Ian Bell: England were outplayed
Ian Bell admits England's crushing innings defeat to South Africa was something of a wake-up call, but insists it has only made the England players more determined to bounce back in the second Test at Headingley.
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England face an uphill battle to retain their number one Test ranking after the Proteas drew first blood with a thumping victory in the first Test at the Kia Oval on Monday.
Both sides have a 10-day break before battle resumes in Leeds on Thursday week, and Bell admits that period will give England's players plenty of time to work on their failings in south London.
Offering up no excuses for the series-opening defeat, Bell told Sky Sports News HD: "Obviously it was a very tough Test match for us. Credit to South Africa, I thought they were outstanding from the second morning and outplayed us.
"We've got to come back hard now at Headingley. It was thoroughly disappointing but everyone will be up for it next week.
"We had a good chat last night. Some good honesty was talked about around the team, we'll have to come back, there will be some big preparation around the team both individually and when we come together as a group on Monday. We need to get things right."
An England defeat was almost unthinkable after the first day when, thanks to a 20th Test century from Alastair Cook, the home side reached stumps on 267-3.
But South Africa roared back on day two, dismissing England for 385 before batting for the best part of two days to rack up an almighty 637-2.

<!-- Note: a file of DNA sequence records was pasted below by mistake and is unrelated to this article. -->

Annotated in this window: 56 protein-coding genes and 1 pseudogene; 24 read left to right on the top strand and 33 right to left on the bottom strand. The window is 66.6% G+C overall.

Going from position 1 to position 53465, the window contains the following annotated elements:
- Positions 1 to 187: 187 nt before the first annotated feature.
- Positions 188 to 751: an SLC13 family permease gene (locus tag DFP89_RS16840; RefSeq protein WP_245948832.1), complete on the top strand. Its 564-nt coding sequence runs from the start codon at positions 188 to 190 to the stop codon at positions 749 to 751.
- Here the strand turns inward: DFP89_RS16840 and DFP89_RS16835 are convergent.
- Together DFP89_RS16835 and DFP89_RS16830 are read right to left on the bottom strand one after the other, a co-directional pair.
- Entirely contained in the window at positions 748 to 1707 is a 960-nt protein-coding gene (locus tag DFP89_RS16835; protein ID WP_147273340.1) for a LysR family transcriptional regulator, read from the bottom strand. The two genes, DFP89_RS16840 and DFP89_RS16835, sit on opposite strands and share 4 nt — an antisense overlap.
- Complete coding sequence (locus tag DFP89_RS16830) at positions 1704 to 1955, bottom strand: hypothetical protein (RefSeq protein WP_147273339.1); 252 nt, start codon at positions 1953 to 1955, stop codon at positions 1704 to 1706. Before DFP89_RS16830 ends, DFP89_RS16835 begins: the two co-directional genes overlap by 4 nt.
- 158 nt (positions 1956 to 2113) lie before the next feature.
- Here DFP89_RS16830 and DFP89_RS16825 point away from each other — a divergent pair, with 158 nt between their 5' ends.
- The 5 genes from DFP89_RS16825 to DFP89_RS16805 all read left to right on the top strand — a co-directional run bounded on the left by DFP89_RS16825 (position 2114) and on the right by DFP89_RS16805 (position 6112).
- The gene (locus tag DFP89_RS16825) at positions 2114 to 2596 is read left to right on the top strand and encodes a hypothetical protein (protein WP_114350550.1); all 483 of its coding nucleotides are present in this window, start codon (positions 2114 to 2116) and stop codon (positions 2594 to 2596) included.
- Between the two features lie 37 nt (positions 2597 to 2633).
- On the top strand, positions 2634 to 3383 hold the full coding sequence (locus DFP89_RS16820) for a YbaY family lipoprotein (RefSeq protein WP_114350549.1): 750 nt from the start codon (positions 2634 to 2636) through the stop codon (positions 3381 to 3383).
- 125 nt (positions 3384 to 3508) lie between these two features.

With England 252 runs in arrears heading into their second innings, Bell, who scored his slowest ever Test match half-century, offered up the most resistance of the England batsmen, who threatened to salvage a draw before Dale Steyn's match-winning burst with the second new ball.
Bell added: "We had to bat time in that second innings but unfortunately we didn't face enough balls as a batting unit. It was a real shame because we've done it before.
"Steyn showed why he is ranked the number one bowler in the world when he got that second new ball in his hands. When it really mattered he led the attack brilliantly for South Africa.
"Individually we can all look at the shots we got out to. If we are honest there were some soft dismissals right the way through the Test match. We pride ourselves on not only having a great bowling unit but we got ourselves into a position to score 500 in the first innings and we didn't do that.
"We have to learn from those mistakes at Headingley."
With England's bowlers only mustering two wickets in 189 overs at the Kia Oval, inevitable speculation is growing over possible team changes for the second Test.
But Bell believes this is no time to panic, especially as the current crop of bowlers have served their country so well in recent matches.
"We've had a lot of success with four bowlers, they have all been outstanding," he said.
"This is the first time we probably haven't got 20 wickets for a long time and definitely the first time we haven't got 10.
"We have to look back longer than the last Test match. We have got an unbelievable amount of seamers to choose from in this country and I'm sure all the bowlers will be determined to bounce back at Headingley."